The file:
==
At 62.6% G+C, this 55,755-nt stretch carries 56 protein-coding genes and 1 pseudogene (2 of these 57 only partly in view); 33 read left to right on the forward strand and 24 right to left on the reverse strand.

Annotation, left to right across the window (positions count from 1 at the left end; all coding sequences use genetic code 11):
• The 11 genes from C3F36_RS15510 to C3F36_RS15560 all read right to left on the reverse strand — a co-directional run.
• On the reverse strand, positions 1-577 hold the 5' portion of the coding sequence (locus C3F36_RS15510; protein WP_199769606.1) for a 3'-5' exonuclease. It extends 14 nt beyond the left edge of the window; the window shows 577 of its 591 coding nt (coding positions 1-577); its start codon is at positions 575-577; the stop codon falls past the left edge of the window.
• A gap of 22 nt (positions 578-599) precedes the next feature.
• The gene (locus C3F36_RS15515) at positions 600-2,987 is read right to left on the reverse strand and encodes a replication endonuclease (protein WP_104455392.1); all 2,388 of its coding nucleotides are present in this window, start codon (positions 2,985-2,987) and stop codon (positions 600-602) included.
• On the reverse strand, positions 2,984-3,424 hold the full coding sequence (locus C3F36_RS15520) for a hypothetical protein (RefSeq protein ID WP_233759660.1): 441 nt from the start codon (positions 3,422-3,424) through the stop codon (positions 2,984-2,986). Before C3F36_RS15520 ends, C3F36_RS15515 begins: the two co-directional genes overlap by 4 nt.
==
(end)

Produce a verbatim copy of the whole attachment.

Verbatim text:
At 62.6% G+C, this 55,755-nt stretch carries 56 protein-coding genes and 1 pseudogene (2 of these 57 only partly in view); 33 read left to right on the forward strand and 24 right to left on the reverse strand.

Annotation, left to right across the window (positions count from 1 at the left end; all coding sequences use genetic code 11):
• The 11 genes from C3F36_RS15510 to C3F36_RS15560 all read right to left on the reverse strand — a co-directional run.
• On the reverse strand, positions 1-577 hold the 5' portion of the coding sequence (locus C3F36_RS15510; protein WP_199769606.1) for a 3'-5' exonuclease. It extends 14 nt beyond the left edge of the window; the window shows 577 of its 591 coding nt (coding positions 1-577); its start codon is at positions 575-577; the stop codon falls past the left edge of the window.
• A gap of 22 nt (positions 578-599) precedes the next feature.
• The gene (locus C3F36_RS15515) at positions 600-2,987 is read right to left on the reverse strand and encodes a replication endonuclease (protein WP_104455392.1); all 2,388 of its coding nucleotides are present in this window, start codon (positions 2,985-2,987) and stop codon (positions 600-602) included.
• On the reverse strand, positions 2,984-3,424 hold the full coding sequence (locus C3F36_RS15520) for a hypothetical protein (RefSeq protein ID WP_233759660.1): 441 nt from the start codon (positions 3,422-3,424) through the stop codon (positions 2,984-2,986). Before C3F36_RS15520 ends, C3F36_RS15515 begins: the two co-directional genes overlap by 4 nt.